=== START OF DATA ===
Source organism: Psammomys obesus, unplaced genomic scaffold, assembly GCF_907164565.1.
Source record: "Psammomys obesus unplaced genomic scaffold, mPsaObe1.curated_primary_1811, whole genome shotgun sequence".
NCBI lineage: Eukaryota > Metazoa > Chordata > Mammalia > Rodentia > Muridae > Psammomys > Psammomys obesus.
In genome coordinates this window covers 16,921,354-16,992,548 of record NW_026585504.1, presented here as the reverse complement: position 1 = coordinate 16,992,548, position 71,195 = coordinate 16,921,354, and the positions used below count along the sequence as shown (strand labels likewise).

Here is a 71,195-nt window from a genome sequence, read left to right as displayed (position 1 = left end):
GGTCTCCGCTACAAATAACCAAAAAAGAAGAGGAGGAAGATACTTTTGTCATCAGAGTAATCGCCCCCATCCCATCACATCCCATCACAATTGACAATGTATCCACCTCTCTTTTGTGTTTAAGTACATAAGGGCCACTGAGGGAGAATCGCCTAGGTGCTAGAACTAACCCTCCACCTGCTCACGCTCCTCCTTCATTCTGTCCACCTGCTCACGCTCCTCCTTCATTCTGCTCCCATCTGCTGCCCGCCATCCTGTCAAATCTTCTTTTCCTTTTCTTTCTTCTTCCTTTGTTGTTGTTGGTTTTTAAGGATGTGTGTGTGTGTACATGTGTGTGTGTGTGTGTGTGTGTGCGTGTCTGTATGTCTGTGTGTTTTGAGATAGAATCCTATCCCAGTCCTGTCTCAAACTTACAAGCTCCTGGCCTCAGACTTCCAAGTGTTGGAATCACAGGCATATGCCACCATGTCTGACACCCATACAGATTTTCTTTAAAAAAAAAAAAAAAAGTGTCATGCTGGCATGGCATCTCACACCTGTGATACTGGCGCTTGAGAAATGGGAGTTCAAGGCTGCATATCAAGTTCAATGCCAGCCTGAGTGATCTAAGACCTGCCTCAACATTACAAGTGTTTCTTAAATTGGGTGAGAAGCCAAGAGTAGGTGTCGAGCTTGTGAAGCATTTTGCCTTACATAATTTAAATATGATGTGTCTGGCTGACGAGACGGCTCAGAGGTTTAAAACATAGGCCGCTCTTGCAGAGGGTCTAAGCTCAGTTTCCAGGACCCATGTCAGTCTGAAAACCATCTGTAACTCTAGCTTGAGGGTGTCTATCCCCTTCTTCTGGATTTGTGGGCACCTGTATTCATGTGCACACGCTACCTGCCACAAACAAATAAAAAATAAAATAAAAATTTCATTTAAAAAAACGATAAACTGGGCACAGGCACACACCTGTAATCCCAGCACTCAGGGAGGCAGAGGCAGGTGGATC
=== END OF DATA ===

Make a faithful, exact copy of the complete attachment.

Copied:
Source organism: Psammomys obesus, unplaced genomic scaffold, assembly GCF_907164565.1.
Source record: "Psammomys obesus unplaced genomic scaffold, mPsaObe1.curated_primary_1811, whole genome shotgun sequence".
NCBI lineage: Eukaryota > Metazoa > Chordata > Mammalia > Rodentia > Muridae > Psammomys > Psammomys obesus.
In genome coordinates this window covers 16,921,354-16,992,548 of record NW_026585504.1, presented here as the reverse complement: position 1 = coordinate 16,992,548, position 71,195 = coordinate 16,921,354, and the positions used below count along the sequence as shown (strand labels likewise).

Here is a 71,195-nt window from a genome sequence, read left to right as displayed (position 1 = left end):
GGTCTCCGCTACAAATAACCAAAAAAGAAGAGGAGGAAGATACTTTTGTCATCAGAGTAATCGCCCCCATCCCATCACATCCCATCACAATTGACAATGTATCCACCTCTCTTTTGTGTTTAAGTACATAAGGGCCACTGAGGGAGAATCGCCTAGGTGCTAGAACTAACCCTCCACCTGCTCACGCTCCTCCTTCATTCTGTCCACCTGCTCACGCTCCTCCTTCATTCTGCTCCCATCTGCTGCCCGCCATCCTGTCAAATCTTCTTTTCCTTTTCTTTCTTCTTCCTTTGTTGTTGTTGGTTTTTAAGGATGTGTGTGTGTGTACATGTGTGTGTGTGTGTGTGTGTGTGCGTGTCTGTATGTCTGTGTGTTTTGAGATAGAATCCTATCCCAGTCCTGTCTCAAACTTACAAGCTCCTGGCCTCAGACTTCCAAGTGTTGGAATCACAGGCATATGCCACCATGTCTGACACCCATACAGATTTTCTTTAAAAAAAAAAAAAAAAGTGTCATGCTGGCATGGCATCTCACACCTGTGATACTGGCGCTTGAGAAATGGGAGTTCAAGGCTGCATATCAAGTTCAATGCCAGCCTGAGTGATCTAAGACCTGCCTCAACATTACAAGTGTTTCTTAAATTGGGTGAGAAGCCAAGAGTAGGTGTCGAGCTTGTGAAGCATTTTGCCTTACATAATTTAAATATGATGTGTCTGGCTGACGAGACGGCTCAGAGGTTTAAAACATAGGCCGCTCTTGCAGAGGGTCTAAGCTCAGTTTCCAGGACCCATGTCAGTCTGAAAACCATCTGTAACTCTAGCTTGAGGGTGTCTATCCCCTTCTTCTGGATTTGTGGGCACCTGTATTCATGTGCACACGCTACCTGCCACAAACAAATAAAAAATAAAATAAAAATTTCATTTAAAAAAACGATAAACTGGGCACAGGCACACACCTGTAATCCCAGCACTCAGGGAGGCAGAGGCAGGTGGATC